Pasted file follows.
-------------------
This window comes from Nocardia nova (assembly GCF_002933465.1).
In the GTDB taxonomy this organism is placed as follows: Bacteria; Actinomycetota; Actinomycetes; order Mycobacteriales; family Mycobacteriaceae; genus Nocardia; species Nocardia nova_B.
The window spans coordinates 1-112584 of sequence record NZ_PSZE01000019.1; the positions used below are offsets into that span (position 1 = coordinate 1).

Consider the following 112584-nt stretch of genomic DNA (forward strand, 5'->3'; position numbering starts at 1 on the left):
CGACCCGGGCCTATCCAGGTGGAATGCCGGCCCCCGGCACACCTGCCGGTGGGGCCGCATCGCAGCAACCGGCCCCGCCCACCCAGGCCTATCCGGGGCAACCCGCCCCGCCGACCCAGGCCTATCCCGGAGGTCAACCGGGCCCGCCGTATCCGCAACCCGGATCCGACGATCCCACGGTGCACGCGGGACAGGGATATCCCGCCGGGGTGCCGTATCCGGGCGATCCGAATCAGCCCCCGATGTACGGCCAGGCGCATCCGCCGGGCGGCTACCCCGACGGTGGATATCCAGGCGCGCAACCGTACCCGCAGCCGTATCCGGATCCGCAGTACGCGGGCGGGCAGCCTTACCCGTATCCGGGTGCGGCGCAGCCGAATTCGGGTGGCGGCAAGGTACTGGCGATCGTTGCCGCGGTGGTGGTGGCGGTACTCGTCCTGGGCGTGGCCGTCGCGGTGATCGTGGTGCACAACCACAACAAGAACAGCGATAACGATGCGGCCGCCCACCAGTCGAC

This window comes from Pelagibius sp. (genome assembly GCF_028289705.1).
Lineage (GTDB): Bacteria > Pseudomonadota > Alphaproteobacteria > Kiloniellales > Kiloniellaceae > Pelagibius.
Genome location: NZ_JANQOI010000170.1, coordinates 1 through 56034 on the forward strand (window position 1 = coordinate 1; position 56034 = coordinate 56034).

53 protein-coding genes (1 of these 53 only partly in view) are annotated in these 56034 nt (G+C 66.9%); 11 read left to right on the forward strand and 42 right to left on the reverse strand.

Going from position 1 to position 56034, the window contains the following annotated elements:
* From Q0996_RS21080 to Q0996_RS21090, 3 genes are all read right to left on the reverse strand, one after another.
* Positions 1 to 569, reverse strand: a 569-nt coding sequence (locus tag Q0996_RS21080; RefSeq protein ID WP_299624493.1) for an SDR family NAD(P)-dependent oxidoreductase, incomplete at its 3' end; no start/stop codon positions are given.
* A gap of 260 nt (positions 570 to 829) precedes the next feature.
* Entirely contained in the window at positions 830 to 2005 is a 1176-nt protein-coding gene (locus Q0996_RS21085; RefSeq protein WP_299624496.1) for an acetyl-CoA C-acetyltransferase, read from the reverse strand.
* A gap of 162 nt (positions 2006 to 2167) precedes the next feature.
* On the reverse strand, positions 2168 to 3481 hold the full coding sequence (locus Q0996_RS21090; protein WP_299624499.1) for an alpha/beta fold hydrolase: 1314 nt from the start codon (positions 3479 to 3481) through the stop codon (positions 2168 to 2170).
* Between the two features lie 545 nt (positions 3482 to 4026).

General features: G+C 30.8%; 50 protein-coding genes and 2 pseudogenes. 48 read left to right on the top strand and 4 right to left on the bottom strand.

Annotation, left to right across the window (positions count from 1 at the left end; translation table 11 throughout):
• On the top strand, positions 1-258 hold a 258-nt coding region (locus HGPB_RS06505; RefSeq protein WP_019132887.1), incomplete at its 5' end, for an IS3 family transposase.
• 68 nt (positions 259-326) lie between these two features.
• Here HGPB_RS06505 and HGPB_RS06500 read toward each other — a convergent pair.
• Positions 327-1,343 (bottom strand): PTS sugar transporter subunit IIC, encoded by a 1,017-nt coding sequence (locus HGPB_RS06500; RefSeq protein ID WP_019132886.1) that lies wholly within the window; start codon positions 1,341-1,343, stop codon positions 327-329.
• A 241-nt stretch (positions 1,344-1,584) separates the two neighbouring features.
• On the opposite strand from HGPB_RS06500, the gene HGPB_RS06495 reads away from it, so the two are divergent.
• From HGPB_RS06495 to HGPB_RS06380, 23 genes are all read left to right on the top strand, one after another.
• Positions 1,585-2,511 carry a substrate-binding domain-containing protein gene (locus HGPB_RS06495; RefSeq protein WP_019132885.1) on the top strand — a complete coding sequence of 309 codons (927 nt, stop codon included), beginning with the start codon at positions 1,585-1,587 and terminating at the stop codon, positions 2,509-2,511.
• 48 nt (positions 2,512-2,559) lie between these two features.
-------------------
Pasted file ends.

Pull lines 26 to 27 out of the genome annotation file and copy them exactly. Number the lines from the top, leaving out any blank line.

• From HGPB_RS06495 to HGPB_RS06380, 23 genes are all read left to right on the top strand, one after another.
• Positions 1,585-2,511 carry a substrate-binding domain-containing protein gene (locus HGPB_RS06495; RefSeq protein WP_019132885.1) on the top strand — a complete coding sequence of 309 codons (927 nt, stop codon included), beginning with the start codon at positions 1,585-1,587 and terminating at the stop codon, positions 2,509-2,511.